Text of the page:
Investment tribunals’ power to adjudicate is directly derived from party consent; namely, the scope of tribunals’ subject matter jurisdiction is determined by the express wording of the underlying treaties. In other words, treaty parties serve a crucial role in determining the scope of such subject-matter jurisdiction.
For instance, Article 17 of the 2015 Japan–Ukraine BIT limits jurisdiction to disputes “as to the interpretation or application of this Agreement”, while Article 10 (1) of the 2017 Turkey-Ukraine BIT confers broader jurisdiction, permitting tribunals to adjudicate over disputes “concerning an alleged breach of an obligation […] under this Agreement.” The narrow jurisdiction of investment disputes is also encapsulated in Article 25 of the ICSID Convention, which recognizes parties’ consent as an overriding condition of jurisdiction.
A narrow and limited application of jurisdiction clauses imposes two distinctive limitations on the equitable resolution of investment disputes arising from armed conflicts. Firstly, the varied scope of tribunals’ jurisdiction will unavoidably and inevitably lead to inconsistency in the approach tribunals adopt to addressing such disputes.
Secondly, while procedural objections are normatively allowed and policy-orientated objections may be raised, jurisdictional limitations may allow tribunals that seek to do so to avoid examining the merits of specific cases or addressing important underlying issues, such as the lawfulness of an outbreak of hostilities and the extent of non-compliance. In particular, when confronted with IHL considerations, tribunals may exercise judicial self-restraint (which is normatively allowed), enabling them to refrain from identifying and isolating important issues such as whether International laws have been breached.
In parallel, the narrow jurisdictional scope of many BITs leads to the fragmentation of disputes, whereby only the investment aspects are properly addressed. Intertwined dispute components relating to the destruction and dispossession of investors’ private property will remain unsettled, undermining the principles of causation and State responsibility. This enables the ISDS system to turn a blind eye to the complexities of conflict-related treaty violations.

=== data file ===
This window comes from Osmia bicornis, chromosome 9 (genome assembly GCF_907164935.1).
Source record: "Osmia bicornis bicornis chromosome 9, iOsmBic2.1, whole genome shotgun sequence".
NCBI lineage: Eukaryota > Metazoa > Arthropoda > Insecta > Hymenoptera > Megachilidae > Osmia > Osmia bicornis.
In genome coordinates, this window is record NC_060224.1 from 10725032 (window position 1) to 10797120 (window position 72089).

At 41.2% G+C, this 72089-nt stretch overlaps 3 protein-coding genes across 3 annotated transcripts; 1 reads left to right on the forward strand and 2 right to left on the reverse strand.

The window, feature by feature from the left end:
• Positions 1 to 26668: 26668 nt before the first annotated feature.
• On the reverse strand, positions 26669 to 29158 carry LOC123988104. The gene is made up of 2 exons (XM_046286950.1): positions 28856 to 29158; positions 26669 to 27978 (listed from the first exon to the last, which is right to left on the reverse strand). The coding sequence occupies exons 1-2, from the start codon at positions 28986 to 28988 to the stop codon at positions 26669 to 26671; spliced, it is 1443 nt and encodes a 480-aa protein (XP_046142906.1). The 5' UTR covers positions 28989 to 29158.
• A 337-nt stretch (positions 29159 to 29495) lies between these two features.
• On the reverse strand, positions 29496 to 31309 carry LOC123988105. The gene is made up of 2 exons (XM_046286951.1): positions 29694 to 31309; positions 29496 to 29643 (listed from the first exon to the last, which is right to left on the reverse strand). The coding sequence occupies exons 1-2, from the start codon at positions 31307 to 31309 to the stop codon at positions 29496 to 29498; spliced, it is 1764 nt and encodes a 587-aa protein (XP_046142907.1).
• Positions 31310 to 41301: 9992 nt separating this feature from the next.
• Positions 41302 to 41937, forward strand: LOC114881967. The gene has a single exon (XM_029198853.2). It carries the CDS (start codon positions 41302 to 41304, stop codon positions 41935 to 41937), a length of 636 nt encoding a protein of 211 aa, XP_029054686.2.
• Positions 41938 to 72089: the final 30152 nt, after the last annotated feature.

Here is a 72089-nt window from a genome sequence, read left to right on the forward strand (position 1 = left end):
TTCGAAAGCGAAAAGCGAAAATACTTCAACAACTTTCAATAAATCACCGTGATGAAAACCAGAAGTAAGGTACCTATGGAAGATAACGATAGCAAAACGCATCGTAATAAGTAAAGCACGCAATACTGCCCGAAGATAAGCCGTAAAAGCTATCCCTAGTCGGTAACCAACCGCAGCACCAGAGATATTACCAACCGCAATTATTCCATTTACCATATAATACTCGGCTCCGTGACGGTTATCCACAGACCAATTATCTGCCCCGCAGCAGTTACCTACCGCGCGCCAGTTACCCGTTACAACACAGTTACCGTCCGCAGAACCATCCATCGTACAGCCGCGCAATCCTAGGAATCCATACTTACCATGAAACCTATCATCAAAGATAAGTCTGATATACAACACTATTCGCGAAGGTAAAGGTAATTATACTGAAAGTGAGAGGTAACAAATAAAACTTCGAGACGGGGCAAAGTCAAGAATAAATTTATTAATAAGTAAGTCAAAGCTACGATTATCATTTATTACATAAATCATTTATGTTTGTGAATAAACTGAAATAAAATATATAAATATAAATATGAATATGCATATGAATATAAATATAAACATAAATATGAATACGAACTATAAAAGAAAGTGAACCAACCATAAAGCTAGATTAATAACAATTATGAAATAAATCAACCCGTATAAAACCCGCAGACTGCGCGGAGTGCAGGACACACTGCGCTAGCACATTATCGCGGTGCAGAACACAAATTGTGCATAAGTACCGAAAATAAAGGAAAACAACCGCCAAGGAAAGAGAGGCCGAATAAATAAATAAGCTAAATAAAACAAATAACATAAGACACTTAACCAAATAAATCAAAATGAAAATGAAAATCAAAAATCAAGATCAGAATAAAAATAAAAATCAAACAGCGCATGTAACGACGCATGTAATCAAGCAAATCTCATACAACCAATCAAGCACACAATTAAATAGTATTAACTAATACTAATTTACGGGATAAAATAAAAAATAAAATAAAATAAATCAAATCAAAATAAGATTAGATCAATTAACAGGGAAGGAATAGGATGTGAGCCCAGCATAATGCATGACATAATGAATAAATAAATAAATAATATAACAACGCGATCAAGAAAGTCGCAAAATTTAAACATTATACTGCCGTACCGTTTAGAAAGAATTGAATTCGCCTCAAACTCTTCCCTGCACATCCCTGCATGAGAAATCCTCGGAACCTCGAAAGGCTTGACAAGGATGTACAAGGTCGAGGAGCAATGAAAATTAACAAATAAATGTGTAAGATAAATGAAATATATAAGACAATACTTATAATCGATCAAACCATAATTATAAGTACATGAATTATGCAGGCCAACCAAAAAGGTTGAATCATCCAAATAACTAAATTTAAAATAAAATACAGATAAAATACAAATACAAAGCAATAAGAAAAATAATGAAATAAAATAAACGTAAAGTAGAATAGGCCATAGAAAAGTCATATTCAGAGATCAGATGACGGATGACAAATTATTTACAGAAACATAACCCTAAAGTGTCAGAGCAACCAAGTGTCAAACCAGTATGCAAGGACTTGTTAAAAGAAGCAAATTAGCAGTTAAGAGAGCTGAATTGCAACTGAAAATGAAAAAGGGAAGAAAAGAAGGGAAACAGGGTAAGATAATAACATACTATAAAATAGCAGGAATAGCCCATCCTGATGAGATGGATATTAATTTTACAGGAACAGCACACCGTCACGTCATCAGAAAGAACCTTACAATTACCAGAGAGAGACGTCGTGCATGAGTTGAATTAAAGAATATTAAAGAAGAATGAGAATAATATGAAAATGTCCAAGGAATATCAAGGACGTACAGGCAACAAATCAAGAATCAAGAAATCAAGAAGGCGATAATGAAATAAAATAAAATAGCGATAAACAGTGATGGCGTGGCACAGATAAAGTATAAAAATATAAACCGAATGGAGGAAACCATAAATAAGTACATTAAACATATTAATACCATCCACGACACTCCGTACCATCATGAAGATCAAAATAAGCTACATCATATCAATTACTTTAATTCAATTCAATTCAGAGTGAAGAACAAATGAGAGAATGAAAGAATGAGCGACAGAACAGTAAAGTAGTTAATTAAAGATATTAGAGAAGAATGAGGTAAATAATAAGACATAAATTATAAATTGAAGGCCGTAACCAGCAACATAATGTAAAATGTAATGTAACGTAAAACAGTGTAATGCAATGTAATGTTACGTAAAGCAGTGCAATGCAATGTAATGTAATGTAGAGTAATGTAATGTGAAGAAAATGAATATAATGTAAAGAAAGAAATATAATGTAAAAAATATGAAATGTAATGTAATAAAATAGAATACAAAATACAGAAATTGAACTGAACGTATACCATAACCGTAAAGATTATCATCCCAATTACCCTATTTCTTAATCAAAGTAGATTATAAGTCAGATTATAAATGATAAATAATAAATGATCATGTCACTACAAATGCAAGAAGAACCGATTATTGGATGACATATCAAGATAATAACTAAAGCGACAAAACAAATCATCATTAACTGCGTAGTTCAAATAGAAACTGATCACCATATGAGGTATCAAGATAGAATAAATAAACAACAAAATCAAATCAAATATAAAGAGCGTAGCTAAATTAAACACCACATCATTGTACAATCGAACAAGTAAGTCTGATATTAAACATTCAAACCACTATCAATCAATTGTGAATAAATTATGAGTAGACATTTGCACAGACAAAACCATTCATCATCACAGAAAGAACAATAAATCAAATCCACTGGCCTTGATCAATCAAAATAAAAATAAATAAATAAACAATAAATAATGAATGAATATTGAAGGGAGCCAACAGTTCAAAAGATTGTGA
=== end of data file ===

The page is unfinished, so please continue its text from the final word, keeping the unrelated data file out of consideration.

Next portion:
Perhaps most importantly, ISDS tribunals lack the capacity to attribute blame to a third-party aggressor State. They have no jurisdiction over such States. This is deeply unsatisfactory and represents a clear barrier to achieving justice as between investors and States.
Broadly worded BITs
BITs lack the necessary elasticity to equip tribunals with the appropriate tools to safeguard State parties’ interests during armed conflict.
As discussed below, many investment treaties do not contain provisions that explicitly address the effect of armed conflict on investments. Treaties often include largely symbolic boilerplate language that only formulates customary standards of investment protection. Little specification is provided for emergency situations. There are many similarities in the formulation of IIAs, which largely extend broad protections to investors, leaving the scope of the State’s policy mostly unsettled.
The Absence of Robust General Security Clauses
General security clauses preserve the right of States to take measures to safeguard essential interests in emergency situations, such as times of armed conflict. However, a cursory look at the BITs to which Ukraine, by way of example, is party reveal that the provisions providing for general security have been thinly incorporated into the treaties. As a result, Ukraine cannot avail itself of public policy tools to preclude compliance with any obligation to take precautionary efforts to protect investments from the effects of hostilities.
Similarly, other provisions that may help States to avoid certain responsibilities arising from precautionary obligations, namely the right to necessity, are largely undefined, lacking clear elucidation. The opacity of these provisions has one major implication; they cannot offer a roadmap for investment tribunals seeking to strike a balance between these two norms: the obligation to take precautionary efforts and the breach of international law.
The Under-Theorized Notion of Compensation
Tribunals are further restricted from taking IHL considerations into account by provisions concerning compensation. As the following examples show, the formulation of expropriation obligations places emphasis on compensation and the date of repayment. As such, expropriation is treated as ipso facto illegal conduct, irrespective of whether it was triggered by a lawful or unlawful act.